The activity of coagulation proteases is regulated primarily by the serine protease inhibitors (serpins) in plasma. Antithrombin (AT) is a major serpin that regulates the activity of proteases of both intrinsic and extrinsic pathways. AT, however, is a weak inhibitor of coagulation proteases unless it is activated by heparin- like glycosaminoglycans that line the microvasculature. This is the basis for the extensive use of heparin for prophylaxis and treatment of venous thrombosis. Heparin activates AT by binding to a basic exosite on the serpin and inducing a conformational change on the reactive center loop, thereby facilitating the optimal recognition of AT by the coagulation proteases. Heparin can also bind to the basic exosite of a coagulation protease to hold AT and the protease in one complex, thereby facilitating the recognition by a bridging mechanism. AT also exhibits anti-inflammatory activity, however, heparin eliminates this activity of the serpin. Protein Z (PZ)-dependent protease inhibitor (ZPI) is another serpin which, unlike AT, has a narrower target specificity, thus being capable of inhibiting only factors IXa (fIXa), Xa (fXa) and XIa (fXIa). While the ZPI inhibition of both fIXa and fXIa is PZ-independent, inhibition of fXa requires PZ as the cofactor. Unlike the relatively well-studied mechanism of the cofactor function of heparin, the mechanism by which PZ functions as a cofactor to dramatically promote the ZPI inhibition of fXa has not been investigated. The overall objective of this proposal is to understand how these two serpins regulate the catalytic activities of coagulation proteases in the absence and presence of their respective cofactors. Thus, we propose to prepare several AT, ZPI, PZ and coagulation protease mutants to investigate 1) the mechanism by which heparin promotes the AT inactivation of coagulation proteases;2) the mechanism of anti-inflammatory activities of wild-type AT and an AT mutant that can inhibit fXa but not other coagulation proteases using cellular models, 3) the mechanism by which ZPI specifically inhibits its target proteases;and 4) the mechanism by which PZ functions as a cofactor to promote the inactivation of fXa by ZPI. These studies will utilize enzyme kinetics, fluorescence spectroscopy, plasmon resonance, and competitive binding methods to provide critical information about kinetic and thermodynamic constants that define the biological properties and the mechanism of interaction of the two serpins with their target molecules. These studies can lead to design and development of specific therapeutic drugs that may potentially be useful for treatment of thrombotic and inflammatory disorders. The proposed studies in this application will utilize enzyme kinetics, fluorescence spectroscopy, plasmon resonance, and competitive binding methods to provide critical information about the kinetic and thermodynamic constants that define the specific interaction of plasma inhibitors with their target clotting enzymes. Understanding the mechanism by which the natural plasma inhibitors regulate the activity of the clotting enzymes can lead to design and development of specific therapeutic drugs and inhibitors that may potentially be useful for treatment of abnormalities (thrombosis and hemorrhage) in blood.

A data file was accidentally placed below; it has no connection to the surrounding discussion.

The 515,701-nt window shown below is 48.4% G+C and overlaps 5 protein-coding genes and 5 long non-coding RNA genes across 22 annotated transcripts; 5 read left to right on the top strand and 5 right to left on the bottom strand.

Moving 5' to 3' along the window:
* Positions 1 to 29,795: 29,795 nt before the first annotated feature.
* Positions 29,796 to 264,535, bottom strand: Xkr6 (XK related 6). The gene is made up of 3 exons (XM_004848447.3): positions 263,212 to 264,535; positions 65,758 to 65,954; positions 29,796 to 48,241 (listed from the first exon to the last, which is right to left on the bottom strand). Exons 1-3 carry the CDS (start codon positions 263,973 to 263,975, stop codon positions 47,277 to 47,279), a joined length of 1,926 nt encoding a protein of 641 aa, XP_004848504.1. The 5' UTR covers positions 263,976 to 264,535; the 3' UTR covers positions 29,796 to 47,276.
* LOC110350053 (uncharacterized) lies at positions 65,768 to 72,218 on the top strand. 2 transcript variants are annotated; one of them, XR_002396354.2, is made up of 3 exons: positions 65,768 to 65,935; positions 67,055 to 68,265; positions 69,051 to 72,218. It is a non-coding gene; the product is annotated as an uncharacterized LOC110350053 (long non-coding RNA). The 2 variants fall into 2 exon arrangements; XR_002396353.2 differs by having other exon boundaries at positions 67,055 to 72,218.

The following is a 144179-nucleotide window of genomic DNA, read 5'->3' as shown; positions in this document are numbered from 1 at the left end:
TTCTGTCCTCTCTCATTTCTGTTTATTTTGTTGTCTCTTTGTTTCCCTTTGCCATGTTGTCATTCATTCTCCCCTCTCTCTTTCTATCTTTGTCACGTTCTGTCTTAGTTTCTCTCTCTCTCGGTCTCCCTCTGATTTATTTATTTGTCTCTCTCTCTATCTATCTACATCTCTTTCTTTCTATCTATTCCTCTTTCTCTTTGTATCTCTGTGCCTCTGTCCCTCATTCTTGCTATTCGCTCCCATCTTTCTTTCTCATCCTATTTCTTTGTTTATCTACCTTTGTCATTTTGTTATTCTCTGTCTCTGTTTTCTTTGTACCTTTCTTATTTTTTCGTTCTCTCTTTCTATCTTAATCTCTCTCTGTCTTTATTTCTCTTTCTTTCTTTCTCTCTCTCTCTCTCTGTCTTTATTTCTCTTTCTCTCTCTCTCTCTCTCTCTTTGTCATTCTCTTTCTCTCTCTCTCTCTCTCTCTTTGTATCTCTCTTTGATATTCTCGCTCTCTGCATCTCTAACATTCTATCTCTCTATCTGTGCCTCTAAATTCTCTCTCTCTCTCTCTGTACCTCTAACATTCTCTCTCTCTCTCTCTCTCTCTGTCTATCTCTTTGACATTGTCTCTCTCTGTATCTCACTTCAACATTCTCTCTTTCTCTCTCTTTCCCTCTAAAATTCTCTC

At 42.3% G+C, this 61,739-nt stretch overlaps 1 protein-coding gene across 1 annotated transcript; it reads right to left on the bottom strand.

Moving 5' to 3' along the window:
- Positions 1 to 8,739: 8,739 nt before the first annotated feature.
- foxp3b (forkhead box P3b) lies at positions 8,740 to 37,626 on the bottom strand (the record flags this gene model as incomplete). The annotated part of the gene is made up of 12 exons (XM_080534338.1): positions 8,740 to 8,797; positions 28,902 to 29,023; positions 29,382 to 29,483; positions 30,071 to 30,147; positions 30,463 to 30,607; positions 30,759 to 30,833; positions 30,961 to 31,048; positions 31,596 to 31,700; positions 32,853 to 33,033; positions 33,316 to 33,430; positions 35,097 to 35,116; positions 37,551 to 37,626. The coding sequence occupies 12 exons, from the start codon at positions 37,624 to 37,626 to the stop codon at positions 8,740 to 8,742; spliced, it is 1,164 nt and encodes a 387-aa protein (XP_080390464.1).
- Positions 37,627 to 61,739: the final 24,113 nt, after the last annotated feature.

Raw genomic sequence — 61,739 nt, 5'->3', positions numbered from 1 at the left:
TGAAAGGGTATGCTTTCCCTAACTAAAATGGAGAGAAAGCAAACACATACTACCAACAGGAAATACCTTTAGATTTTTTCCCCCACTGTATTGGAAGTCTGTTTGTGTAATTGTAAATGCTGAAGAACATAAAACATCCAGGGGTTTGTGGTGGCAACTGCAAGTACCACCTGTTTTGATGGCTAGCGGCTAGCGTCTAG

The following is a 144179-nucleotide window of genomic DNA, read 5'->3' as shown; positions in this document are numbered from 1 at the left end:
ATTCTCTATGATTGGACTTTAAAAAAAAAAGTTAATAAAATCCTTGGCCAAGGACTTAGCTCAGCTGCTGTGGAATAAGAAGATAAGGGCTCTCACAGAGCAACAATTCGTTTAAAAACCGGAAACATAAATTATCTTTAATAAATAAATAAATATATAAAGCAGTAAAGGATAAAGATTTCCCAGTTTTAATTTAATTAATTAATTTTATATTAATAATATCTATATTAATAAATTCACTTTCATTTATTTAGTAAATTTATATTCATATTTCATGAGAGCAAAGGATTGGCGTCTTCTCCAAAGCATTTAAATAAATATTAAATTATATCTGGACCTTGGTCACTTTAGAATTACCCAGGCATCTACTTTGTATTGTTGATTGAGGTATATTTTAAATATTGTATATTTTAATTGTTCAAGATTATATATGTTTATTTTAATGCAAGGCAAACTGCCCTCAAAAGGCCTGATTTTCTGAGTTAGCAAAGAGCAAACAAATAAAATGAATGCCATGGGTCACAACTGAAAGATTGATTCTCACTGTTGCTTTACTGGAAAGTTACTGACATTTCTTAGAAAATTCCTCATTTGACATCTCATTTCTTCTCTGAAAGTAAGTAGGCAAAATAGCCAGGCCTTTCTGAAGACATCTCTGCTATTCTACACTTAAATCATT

National Institute of Health (NIH)
National Heart, Lung, and Blood Institute (NHLBI)
Research Project (R01)
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Special Emphasis Panel (ZRG1-HEME-C (02))
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Link, Rebecca P
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Saint Louis University
Schools of Medicine
Saint Louis
United States
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